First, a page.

0548 GMT May 27, 2019
Sen. Elizabeth Warren recently tweeted if Iran continues to abide by the terms of the deal, I will support returning to it.
Warren, whose campaign pointed to the February tweet when contacted this month by The Hill, backed the Iran deal in a Senate vote like several of the other Democratic senators running for president, The Hill reported.
Trump angered US allies in Europe after he broke from the 2015 deal, arguing the pact endangered Israel and was poorly negotiated by the Obama administration.
“This was a horrible one-sided deal that should have never, ever been made,” Trump said in announcing his decision in May 2018. Former president Obama, in a rare response to Trump, said his successor’s decision would make the world less safe and war more likely.
Trump on Monday announced he will not renew sanctions waivers that allowed eight foreign governments to continue buying Iranian oil.
It’s not surprising that Democrats running for president would oppose Trump’s decision to withdraw the United States from the Iran deal.
But the agreement itself was controversial, and Democrats were not united in backing it.
Four Senate Democrats – including Senate Democratic Leader Charles Schumer (NY) – broke with Obama over the deal when the Senate voted on a measure that would have rejected it.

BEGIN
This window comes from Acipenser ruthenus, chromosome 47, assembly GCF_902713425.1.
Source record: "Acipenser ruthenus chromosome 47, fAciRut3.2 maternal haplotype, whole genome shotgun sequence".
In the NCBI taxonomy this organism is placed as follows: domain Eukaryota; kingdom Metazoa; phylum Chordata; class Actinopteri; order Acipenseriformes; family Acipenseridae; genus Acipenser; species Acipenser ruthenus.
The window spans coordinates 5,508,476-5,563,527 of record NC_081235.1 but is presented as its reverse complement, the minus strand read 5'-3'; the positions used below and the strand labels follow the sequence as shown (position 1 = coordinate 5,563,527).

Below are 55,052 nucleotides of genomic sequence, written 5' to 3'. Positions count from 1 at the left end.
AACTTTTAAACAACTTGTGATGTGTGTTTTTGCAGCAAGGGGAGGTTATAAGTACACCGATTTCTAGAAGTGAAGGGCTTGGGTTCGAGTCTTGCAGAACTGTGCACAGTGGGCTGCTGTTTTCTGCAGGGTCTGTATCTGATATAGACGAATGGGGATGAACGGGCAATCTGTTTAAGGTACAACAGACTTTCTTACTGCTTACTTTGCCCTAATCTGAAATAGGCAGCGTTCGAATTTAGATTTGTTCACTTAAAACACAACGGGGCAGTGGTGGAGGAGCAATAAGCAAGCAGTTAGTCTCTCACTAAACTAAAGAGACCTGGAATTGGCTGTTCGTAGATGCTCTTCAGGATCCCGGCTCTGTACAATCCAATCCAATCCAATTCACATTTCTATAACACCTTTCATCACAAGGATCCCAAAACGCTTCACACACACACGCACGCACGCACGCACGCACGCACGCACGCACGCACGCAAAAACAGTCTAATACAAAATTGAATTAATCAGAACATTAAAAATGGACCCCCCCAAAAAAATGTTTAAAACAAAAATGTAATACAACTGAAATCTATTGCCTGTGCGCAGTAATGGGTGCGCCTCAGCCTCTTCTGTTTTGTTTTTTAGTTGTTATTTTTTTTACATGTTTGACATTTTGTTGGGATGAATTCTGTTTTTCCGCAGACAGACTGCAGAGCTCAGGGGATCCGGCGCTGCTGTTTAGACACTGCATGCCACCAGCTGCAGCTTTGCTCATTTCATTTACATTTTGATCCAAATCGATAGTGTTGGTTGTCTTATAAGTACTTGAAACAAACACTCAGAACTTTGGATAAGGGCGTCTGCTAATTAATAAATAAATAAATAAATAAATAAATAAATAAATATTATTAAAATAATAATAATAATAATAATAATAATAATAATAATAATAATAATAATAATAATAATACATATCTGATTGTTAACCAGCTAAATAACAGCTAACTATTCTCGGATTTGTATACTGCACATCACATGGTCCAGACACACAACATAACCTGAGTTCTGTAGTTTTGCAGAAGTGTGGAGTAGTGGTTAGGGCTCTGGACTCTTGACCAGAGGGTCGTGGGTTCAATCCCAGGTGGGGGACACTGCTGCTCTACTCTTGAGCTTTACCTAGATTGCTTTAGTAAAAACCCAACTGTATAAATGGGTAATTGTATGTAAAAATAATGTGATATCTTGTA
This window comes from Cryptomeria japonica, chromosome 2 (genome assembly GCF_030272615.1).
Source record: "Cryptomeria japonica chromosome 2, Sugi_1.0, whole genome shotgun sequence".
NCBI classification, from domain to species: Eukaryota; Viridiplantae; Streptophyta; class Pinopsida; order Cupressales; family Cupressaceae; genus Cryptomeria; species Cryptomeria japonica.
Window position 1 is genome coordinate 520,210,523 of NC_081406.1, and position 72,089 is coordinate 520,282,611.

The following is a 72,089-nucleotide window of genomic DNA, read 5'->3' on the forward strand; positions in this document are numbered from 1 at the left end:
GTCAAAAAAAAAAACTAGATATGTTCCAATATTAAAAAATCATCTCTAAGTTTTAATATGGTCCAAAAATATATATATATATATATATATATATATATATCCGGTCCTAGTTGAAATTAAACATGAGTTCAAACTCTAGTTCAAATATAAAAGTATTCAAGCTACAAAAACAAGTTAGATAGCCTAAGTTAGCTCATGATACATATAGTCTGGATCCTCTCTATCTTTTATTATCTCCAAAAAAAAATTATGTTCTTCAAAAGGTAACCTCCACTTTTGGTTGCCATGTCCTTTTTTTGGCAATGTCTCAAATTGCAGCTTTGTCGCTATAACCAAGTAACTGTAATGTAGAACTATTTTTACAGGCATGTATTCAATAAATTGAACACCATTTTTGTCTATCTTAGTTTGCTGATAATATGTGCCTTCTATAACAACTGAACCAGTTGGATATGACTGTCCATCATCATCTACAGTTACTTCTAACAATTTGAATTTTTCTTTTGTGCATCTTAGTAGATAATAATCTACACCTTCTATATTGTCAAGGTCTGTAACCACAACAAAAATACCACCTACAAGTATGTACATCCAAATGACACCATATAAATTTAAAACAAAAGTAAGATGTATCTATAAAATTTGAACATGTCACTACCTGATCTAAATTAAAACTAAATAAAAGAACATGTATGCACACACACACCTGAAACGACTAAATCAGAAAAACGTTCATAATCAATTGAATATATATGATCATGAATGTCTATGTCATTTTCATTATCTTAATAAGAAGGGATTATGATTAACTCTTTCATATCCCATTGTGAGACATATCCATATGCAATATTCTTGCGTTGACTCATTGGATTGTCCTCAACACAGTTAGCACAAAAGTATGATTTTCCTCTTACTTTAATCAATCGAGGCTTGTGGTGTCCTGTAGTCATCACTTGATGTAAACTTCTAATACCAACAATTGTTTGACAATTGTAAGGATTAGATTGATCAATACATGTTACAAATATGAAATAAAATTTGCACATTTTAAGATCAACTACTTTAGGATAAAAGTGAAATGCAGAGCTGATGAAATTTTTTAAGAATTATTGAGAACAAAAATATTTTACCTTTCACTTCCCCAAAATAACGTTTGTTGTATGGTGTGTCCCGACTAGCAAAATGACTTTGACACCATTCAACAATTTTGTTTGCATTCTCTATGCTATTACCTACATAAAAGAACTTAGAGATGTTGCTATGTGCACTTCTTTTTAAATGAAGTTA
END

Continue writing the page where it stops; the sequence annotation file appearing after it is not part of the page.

Israel was strongly opposed to the Iran deal, and Trump has signaled he intends to use his support for Israel as a wedge issue against any Democrat who runs against him next fall.
Still, while some Democrats are attaching qualifiers to their support for the deal, they all are indicating they’d seek to put the US back into the agreement.
And they are casting Trump’s decision to withdraw as a textbook case of his penchant for isolationism that they argue is damaging to US interests.
An aide to Sen. Bernie Sanders told the news site Al-Monitor last month that the candidate would “rejoin” the Iran deal “and would also be prepared to talk to Iran on a range of other issues, which is what Trump should’ve done instead of simply walking away.”
Sanders, considered a frontrunner for the Democratic nomination, like Warren backed the deal in a 2015 vote in the Senate.
A spokesman for Sen. Kamala Harris told Al-Monitor she supports reentering the deal. Harris was not serving in the Senate when it voted on whether to block the deal from entering into force.
Pete Buttigieg, the South Bend, Ind., mayor who is rising in Democratic presidential polls, would rejoin the deal, a spokeswoman said. Buttigieg, who would have the least experience with the deal of all the top candidates in the race, “sees it as a floor not a ceiling,” the aide said, suggesting he would like negotiations to expand the agreement.
A spokesman for former Rep. Beto O’Rourke (D-Texas) said he supports rejoining the deal. During his failed Senate campaign last year, O’Rourke said the deal was “imperfect,” but that it “demonstrably makes the world and especially the Middle East a safer place.”
During a stop at the University of Colorado in Boulder over the weekend, Klobuchar cited the Iran deal as she talked about getting back in step with US allies.